27 February 2007

Hard Landing

Adam Air hit the headlines again last week and again it was for all the wrong reasons.
If you recall, we had one who flew without navigation back in Feb 2006 . Then it was a horrific crash last month killing 102 people on board.

And now we have one who did a "hard landing" but were lucky to escape without suffering any fatalities. The plane itself didn't fare so well as it was bent all out of shape as a result of the impact.

Now before everybody start the witchhunt and burn Adam Air on the stake, I have to say this. It is unfair to single out Adam Air for crucifiction. AFP was quoted as saying "Public and private Indonesian airlines have been repeatedly criticised over their poor safety records, repeated delays and bad management." It just so happened that Adam Air is the unfortunate one to get caught with its pants around its ankles.

I think this plane write-off liao. Probably take it apart to salvage for spare parts. Either that or quickly repair it with a fresh coat of paint then diam diam sell to some SpitLand airline.

Speaking of SpitLand airlines, HiaoAuntie showed me this blog entry by Cocka Doodle where Spitland pilots ngeh ngeh flew a non-air-worthy plane all the way to Germany, even if it meant using seat belt extension to hold the engine fan blades together.

Wah lao.... win liao.

Anyway, as I had done so earlier, it's time to update Adam Air's logo again.
- Voxeros

1. Jaslyn left...
Tuesday, 27 February 2007 1:10 pm ::
Hahahah.. Love the tagline! U know my friend shoots for Adam Air and they gave him 1yr free ticket. He dont dare to take! hahahah

2. JayWalk left...
Tuesday, 27 February 2007 3:34 pm :: 
Jaslyn: Yeah. You mentioned that before. Tell him don't scared lah. Adam Air won't crash one. They just land damn hard only. LOL.

3. akk left...
Tuesday, 27 February 2007 5:35 pm
it should be 'we land damn hard, but at least it din crash this time.'

4. JayWalk left...
Tuesday, 27 February 2007 6:05 pm :: 
Akk: How about this?
"We didn't land hard. The ground rise up faster than we expected."

5. ihawk98 left...
Wednesday, 28 February 2007 1:59 pm
Adam Air pilots need to review this: B737 Landing Technique During intermediate approach - before glideslope capture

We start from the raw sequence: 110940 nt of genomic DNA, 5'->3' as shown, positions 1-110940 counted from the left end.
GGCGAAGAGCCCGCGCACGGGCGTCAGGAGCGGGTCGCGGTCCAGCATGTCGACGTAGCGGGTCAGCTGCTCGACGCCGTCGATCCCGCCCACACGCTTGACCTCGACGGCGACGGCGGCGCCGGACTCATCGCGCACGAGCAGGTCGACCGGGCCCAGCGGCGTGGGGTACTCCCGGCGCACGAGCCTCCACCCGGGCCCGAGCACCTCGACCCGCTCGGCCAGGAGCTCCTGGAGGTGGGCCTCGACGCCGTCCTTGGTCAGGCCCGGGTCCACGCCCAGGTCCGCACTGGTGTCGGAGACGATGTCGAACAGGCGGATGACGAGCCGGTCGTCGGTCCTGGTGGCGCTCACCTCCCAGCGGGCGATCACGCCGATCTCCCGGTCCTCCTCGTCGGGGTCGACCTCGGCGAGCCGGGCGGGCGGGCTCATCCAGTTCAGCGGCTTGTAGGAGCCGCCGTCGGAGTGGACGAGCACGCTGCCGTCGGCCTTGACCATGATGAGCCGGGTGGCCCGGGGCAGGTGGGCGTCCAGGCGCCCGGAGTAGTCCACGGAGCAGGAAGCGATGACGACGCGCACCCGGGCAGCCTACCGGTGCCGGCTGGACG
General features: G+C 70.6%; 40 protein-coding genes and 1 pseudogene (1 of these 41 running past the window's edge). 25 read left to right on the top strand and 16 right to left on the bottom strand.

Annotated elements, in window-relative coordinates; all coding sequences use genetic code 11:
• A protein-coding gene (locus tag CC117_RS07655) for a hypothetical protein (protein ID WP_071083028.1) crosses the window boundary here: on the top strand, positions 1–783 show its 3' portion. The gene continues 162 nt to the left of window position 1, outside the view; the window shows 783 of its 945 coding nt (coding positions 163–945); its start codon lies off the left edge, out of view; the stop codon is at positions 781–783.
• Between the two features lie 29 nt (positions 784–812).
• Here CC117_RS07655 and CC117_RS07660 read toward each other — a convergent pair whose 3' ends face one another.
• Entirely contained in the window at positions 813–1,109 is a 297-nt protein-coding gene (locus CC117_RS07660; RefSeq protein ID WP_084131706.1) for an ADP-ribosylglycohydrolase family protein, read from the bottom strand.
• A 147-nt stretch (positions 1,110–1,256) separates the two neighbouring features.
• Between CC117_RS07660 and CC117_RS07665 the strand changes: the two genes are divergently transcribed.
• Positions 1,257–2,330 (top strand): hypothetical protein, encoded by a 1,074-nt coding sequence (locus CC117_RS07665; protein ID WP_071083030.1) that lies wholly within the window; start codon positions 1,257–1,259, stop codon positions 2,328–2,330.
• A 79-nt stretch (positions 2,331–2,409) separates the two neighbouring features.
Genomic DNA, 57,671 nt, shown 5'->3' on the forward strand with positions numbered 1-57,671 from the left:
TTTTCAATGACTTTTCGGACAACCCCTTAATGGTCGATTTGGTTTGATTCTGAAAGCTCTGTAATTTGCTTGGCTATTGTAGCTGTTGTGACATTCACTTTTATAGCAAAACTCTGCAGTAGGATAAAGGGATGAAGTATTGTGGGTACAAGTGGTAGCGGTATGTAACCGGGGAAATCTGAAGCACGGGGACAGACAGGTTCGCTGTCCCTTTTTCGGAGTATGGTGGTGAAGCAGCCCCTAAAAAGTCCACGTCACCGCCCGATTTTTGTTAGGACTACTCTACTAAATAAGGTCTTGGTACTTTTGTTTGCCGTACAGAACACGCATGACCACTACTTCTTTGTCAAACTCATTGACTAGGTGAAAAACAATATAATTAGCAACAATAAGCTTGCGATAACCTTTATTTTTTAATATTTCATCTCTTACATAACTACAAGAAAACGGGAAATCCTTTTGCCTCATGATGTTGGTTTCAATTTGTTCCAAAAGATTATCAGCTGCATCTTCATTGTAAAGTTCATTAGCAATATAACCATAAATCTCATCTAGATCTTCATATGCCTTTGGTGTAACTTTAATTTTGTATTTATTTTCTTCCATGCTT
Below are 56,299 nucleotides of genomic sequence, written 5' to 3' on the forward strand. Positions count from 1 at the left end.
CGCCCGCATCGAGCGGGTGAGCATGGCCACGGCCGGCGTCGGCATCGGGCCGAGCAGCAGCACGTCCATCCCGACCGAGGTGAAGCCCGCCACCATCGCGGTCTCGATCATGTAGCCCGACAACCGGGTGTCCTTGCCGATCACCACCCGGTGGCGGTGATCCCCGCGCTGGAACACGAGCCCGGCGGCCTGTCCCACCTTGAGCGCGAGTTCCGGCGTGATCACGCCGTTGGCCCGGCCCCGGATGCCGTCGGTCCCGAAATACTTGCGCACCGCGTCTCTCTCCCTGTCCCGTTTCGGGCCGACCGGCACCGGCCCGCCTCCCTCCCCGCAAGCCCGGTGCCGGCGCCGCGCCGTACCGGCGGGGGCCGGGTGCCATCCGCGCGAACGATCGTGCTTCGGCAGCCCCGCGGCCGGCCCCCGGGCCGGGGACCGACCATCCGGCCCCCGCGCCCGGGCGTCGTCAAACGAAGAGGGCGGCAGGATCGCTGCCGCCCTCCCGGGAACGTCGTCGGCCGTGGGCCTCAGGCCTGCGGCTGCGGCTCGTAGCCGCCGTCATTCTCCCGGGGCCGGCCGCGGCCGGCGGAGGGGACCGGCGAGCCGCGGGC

• Speed is controlled by pitch
  • Rate of descent is controlled by thrust
During final approach - after glideslope capture

  • Speed is controlled by thrust
  • Rate of descent is controlled by pitch
Pitch & Power Settings on Final Approach

  • Use 5deg nose up for initial flap settings.
  • Use 2.5deg nose up for flap 30.
  • For flap 30, start with 55% N1, then adjust as required.
Stabilise the aircraft at the selected approach speed with a constant RoD between approx 600 to 800 fpm on a desired glide path, in trim.

Descent rates above 1000fpm should be avoided. Visual Aiming Point

Aim for the aiming point markers or your desired gear touchdown point if no markers are available. Now adjust the final approach glide path until the selected point is stationary in relation to the aircraft. ie it does appear to move up or down the windscreen.

The approach lights & runway centerline should run between your legs until touchdown, then keep the centerline running down your inside leg. Flare and Touchdown

After the threshold goes out of sight under the nose, shift the visual sighting point to a point approximately 3/4 down the runway while maintaining descent, this will assist in determining the flare point. Initiate the flare when the main gear is approx 15 feet above the runway by increasing the pitch attitude by about 3deg and smoothly bring the thrust levers back to idle. Do not float, but fly the aircraft onto the runway and accomplish the landing roll procedure. Instructors Notes

  • The importance & necessity of achieving a stabilised approach.
  • Use of all available clues - visual and instrument.
  • Do not wait until "Decision" before taking in the visual picture.
  • Below 200ft, the landing is primarily a visual manoeuvre backed up by instruments.
  • The best way to judge the flare near the ground, is to fix your eyes on a point near the far end of the runway.
  • A firm landing in the TDZ is a good one, a smooth landing outside the TDZ is bad - despite any comments from the cabin crew.

6. JayWalk left...
Wednesday, 28 February 2007 2:38 pm ::
ihawk98: I was told by a commercial pilot friend that landings during wet weather tend to be harder. He said that this is deliberate in order for the wheels to be able to squeeze out all the water underneath. That way, the wheels can gain traction with the runway and not slide off, hence compromising control.

7. ihawk98 left...
Wednesday, 28 February 2007 2:50 pm
Jaywalk: An aviation enthusiast also told me that the 737 (nicknamed the Pig) typically lands harder because at landing speed, the wingspan and flaps are not broad enough to provide the lift needed to land softer. Who knows...

8. JayWalk left...
Wednesday, 28 February 2007 9:54 pm :: 
Ihawk98: I wasn't aware that the B737 was nicknamed the pig too. All along I thought that Pig was the nickname of the F111 military fighter jet.

9. ihawk98 left...
Thursday, 1 March 2007 1:13 pm
Jaywalk: actually, the B737 has many nicknames, Pig being one of them only. Here they are: B737: Tin mouse, Maggot, Pocket Rocket Socket, FLUF (Fat Little Ugly F**cker), Light Twin, Baby Boeing, Fat Freddy, Guppy, Pig, Bobby (BOeing BaBY).

10. JayWalk left...
Thursday, 1 March 2007 1:25 pm ::
Ihawk98: I think I read it somewhere that the Airbus 319 is nicknamed the Minibus. Cute!

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